The other thing that had a big impact was reading on a parenting board the story of woman who was told by her mother right after her fathers death when she was 18 "Don't worry, he wasn't your real father". She said she wanted to scream "Of course he's my real father!" and then she went on to list all the ways he was her father in a way that no sperm donor could ever be.
I feel such outrage for this woman. Her own mother tries to comfort her in her grief by saying "this man who loved and nurtured you is not worth grieving over because you don't share a genetic connection." How utterly ridiculous, and hurtful and on and on.
So where does that leave me? On the corner of Walk and Don't Walk. In one way I am raring to go. Ready to get this damn show on the road, and on the other, I'm worried. I'm worried that I'm going to screw this up in some way.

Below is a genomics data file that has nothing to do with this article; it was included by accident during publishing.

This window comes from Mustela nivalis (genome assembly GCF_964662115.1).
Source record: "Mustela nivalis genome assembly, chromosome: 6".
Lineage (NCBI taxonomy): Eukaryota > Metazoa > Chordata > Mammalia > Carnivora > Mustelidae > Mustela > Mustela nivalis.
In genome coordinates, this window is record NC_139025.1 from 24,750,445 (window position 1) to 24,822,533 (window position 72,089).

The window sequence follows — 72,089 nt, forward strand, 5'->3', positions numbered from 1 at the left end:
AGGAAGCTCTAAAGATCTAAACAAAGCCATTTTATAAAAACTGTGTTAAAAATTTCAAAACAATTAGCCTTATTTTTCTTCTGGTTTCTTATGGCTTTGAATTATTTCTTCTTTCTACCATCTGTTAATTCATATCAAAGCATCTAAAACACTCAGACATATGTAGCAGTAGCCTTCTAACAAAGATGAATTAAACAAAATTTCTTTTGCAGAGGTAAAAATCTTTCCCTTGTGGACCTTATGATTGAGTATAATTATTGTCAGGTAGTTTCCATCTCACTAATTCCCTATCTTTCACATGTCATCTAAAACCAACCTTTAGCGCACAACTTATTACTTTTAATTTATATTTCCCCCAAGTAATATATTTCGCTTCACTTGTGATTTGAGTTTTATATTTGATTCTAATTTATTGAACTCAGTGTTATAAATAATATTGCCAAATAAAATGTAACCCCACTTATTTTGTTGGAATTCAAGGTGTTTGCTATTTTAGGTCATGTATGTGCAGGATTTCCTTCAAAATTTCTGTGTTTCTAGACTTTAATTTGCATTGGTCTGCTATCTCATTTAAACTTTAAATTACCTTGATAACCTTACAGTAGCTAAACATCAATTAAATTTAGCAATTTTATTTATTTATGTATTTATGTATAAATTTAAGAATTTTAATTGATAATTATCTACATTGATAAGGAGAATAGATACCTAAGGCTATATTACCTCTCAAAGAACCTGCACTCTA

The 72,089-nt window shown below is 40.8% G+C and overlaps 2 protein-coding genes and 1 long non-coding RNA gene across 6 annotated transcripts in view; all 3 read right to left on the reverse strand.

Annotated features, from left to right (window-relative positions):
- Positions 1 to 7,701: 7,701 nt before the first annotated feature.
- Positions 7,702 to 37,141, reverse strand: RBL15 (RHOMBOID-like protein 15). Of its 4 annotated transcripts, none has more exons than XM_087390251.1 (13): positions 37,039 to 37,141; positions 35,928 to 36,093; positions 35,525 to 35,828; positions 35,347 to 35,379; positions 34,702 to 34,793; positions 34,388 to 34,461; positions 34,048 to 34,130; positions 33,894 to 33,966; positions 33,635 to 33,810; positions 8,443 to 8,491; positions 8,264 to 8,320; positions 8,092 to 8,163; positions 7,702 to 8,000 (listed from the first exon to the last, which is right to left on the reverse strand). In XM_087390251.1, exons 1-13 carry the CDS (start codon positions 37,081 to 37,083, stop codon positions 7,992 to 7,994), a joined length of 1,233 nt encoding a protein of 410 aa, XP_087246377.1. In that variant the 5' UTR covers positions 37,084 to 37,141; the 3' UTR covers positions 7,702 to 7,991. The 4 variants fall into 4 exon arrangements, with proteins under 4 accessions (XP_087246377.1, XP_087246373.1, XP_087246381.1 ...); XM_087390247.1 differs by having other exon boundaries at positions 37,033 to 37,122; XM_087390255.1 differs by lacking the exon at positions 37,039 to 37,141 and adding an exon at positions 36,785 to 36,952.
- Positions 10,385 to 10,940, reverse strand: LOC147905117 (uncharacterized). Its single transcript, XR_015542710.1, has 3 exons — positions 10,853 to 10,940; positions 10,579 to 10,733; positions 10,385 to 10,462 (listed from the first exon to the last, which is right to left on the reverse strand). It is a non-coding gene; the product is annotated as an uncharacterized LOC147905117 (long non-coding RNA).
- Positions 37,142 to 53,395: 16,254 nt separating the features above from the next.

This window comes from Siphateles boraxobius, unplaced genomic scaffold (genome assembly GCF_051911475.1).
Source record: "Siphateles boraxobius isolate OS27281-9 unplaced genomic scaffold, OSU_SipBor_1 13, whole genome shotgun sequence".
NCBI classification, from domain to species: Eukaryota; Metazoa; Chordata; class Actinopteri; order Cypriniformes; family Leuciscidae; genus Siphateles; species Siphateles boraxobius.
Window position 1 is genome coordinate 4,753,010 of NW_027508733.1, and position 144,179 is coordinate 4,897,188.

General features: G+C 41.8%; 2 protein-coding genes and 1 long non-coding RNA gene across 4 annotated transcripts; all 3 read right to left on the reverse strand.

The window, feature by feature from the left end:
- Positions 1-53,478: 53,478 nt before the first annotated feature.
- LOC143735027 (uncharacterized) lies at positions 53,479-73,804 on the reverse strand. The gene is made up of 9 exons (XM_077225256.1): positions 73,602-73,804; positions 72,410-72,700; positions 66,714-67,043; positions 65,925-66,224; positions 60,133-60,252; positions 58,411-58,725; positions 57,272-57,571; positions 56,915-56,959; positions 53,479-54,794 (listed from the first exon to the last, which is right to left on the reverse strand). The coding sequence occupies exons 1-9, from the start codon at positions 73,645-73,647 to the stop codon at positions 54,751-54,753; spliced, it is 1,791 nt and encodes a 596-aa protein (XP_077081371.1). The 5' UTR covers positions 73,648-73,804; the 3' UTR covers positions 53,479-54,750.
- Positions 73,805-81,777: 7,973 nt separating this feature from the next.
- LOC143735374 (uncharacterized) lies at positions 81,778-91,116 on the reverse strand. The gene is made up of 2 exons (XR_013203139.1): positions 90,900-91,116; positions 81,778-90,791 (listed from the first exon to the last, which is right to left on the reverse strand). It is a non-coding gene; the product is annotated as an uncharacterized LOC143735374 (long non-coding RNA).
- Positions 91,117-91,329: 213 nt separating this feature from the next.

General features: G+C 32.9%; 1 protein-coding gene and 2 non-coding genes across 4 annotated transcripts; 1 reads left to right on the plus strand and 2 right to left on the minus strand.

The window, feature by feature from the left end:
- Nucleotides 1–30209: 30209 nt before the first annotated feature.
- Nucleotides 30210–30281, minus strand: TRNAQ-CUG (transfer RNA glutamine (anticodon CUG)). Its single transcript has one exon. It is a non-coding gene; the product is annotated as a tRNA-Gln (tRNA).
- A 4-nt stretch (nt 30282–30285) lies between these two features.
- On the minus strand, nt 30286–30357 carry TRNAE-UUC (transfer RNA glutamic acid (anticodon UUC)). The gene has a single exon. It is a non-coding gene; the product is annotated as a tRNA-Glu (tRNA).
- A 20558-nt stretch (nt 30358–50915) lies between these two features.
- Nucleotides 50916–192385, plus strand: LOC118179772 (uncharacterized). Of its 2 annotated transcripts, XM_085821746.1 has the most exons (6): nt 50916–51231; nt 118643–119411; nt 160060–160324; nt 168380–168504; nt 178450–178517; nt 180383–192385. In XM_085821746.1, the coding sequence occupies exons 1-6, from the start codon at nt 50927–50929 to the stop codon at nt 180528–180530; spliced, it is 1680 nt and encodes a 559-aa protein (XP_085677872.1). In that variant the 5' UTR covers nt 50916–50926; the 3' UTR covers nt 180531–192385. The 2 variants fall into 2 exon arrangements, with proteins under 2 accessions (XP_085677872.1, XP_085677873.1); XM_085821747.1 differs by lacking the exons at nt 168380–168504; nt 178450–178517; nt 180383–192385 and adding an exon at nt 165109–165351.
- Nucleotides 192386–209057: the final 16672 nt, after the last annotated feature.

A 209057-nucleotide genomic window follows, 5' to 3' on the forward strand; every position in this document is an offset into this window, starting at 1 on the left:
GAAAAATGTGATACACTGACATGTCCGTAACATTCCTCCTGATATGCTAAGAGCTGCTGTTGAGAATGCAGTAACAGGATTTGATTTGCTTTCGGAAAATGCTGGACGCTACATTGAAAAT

Resemblance talk, identification with a parent, it's all a part of how one belongs in a family. I know it can be overdone. It often solidified the alliance between my father and myself, and excluded my mother from the group. Hmmm. Maybe that is what I'm worried about too. Must make a note to talk to therapist about that one! Anyway, back to my stream of consciousness: Ultimately my husband and children are going to share traits, interests, little habits of living that bear linking. Ferchissakes we make identifications with the body styles and personalities of our cats! So will it be ok? Can I say "Yeesh, little boy blue is just as grumpy when he wakes up as you are!" Or do I have to hold that back because it isn't technically 'where' he gets it? But human traits are shared across the species. That is why we end up with friends and partners! We can identify with them in some way. Can we play with this resemblance talk even if it isn't technically completely accurate? I know that literally we can, but can we?